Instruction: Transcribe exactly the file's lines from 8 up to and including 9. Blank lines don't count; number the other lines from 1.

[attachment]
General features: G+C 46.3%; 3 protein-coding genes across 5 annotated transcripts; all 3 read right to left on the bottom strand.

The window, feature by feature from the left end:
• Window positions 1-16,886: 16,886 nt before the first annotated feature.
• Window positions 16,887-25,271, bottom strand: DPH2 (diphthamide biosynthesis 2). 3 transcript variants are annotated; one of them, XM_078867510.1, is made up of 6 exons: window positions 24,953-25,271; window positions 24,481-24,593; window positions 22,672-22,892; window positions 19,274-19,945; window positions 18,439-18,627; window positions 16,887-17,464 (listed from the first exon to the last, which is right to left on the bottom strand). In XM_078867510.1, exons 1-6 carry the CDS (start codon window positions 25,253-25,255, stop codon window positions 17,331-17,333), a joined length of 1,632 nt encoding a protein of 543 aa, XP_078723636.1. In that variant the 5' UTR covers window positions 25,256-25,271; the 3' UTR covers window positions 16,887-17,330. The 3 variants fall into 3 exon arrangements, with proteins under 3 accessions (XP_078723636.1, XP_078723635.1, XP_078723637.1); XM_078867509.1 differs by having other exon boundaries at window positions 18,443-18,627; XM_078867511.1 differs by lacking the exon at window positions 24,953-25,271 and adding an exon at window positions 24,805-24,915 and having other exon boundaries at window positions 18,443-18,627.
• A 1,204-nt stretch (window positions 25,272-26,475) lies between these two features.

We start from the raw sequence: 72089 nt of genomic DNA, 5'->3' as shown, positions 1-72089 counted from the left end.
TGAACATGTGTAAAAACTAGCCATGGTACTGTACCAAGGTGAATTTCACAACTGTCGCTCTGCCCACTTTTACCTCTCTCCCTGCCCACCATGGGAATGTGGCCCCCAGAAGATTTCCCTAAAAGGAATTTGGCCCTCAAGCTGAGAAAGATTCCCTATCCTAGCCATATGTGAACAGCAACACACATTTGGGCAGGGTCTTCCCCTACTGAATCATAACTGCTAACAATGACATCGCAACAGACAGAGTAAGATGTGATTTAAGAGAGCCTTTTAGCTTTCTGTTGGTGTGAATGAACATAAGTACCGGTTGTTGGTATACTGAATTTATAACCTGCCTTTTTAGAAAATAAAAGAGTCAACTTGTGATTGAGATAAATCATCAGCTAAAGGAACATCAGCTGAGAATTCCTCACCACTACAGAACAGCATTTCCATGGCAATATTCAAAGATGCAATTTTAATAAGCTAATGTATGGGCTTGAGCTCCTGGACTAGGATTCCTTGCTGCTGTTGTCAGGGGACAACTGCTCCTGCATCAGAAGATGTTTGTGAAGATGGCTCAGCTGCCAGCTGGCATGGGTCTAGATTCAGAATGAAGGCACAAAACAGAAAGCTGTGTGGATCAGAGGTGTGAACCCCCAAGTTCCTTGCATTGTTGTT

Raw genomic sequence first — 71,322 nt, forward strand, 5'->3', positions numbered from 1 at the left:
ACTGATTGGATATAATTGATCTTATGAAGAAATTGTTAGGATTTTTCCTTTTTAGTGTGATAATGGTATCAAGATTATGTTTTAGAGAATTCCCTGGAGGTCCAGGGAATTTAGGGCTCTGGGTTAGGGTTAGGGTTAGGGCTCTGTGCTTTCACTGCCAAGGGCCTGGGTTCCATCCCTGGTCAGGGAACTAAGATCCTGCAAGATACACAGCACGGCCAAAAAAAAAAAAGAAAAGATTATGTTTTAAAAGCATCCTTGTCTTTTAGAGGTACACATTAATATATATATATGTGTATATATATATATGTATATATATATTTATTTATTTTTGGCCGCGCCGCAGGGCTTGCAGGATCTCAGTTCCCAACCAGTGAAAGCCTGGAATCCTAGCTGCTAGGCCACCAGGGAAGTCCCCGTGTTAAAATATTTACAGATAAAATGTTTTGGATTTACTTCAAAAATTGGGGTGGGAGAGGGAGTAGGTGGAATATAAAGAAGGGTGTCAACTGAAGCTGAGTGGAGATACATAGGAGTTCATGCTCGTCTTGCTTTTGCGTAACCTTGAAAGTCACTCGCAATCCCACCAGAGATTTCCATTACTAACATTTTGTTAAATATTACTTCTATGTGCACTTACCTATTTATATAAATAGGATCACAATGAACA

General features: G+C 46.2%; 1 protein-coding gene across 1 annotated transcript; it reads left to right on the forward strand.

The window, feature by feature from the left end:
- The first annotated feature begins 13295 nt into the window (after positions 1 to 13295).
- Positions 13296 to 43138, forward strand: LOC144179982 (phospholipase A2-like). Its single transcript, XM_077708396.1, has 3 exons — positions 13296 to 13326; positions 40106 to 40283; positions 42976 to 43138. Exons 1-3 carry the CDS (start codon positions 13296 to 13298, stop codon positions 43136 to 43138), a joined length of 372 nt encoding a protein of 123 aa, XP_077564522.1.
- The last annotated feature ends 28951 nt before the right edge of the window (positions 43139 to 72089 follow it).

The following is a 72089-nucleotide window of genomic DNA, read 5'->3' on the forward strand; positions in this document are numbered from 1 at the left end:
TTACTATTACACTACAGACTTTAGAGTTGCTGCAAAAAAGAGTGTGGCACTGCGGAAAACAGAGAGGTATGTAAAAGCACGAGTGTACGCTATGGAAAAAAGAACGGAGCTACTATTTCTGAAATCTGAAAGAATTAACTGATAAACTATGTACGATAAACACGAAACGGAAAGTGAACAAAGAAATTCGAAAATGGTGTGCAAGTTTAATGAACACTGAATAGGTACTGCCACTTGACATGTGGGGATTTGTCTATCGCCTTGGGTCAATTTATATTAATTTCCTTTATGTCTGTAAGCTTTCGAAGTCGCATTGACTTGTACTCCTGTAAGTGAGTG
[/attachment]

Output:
Raw genomic sequence first — 71,322 nt, forward strand, 5'->3', positions numbered from 1 at the left:
ACTGATTGGATATAATTGATCTTATGAAGAAATTGTTAGGATTTTTCCTTTTTAGTGTGATAATGGTATCAAGATTATGTTTTAGAGAATTCCCTGGAGGTCCAGGGAATTTAGGGCTCTGGGTTAGGGTTAGGGTTAGGGCTCTGTGCTTTCACTGCCAAGGGCCTGGGTTCCATCCCTGGTCAGGGAACTAAGATCCTGCAAGATACACAGCACGGCCAAAAAAAAAAAAGAAAAGATTATGTTTTAAAAGCATCCTTGTCTTTTAGAGGTACACATTAATATATATATATGTGTATATATATATATGTATATATATATTTATTTATTTTTGGCCGCGCCGCAGGGCTTGCAGGATCTCAGTTCCCAACCAGTGAAAGCCTGGAATCCTAGCTGCTAGGCCACCAGGGAAGTCCCCGTGTTAAAATATTTACAGATAAAATGTTTTGGATTTACTTCAAAAATTGGGGTGGGAGAGGGAGTAGGTGGAATATAAAGAAGGGTGTCAACTGAAGCTGAGTGGAGATACATAGGAGTTCATGCTCGTCTTGCTTTTGCGTAACCTTGAAAGTCACTCGCAATCCCACCAGAGATTTCCATTACTAACATTTTGTTAAATATTACTTCTATGTGCACTTACCTATTTATATAAATAGGATCACAATGAACA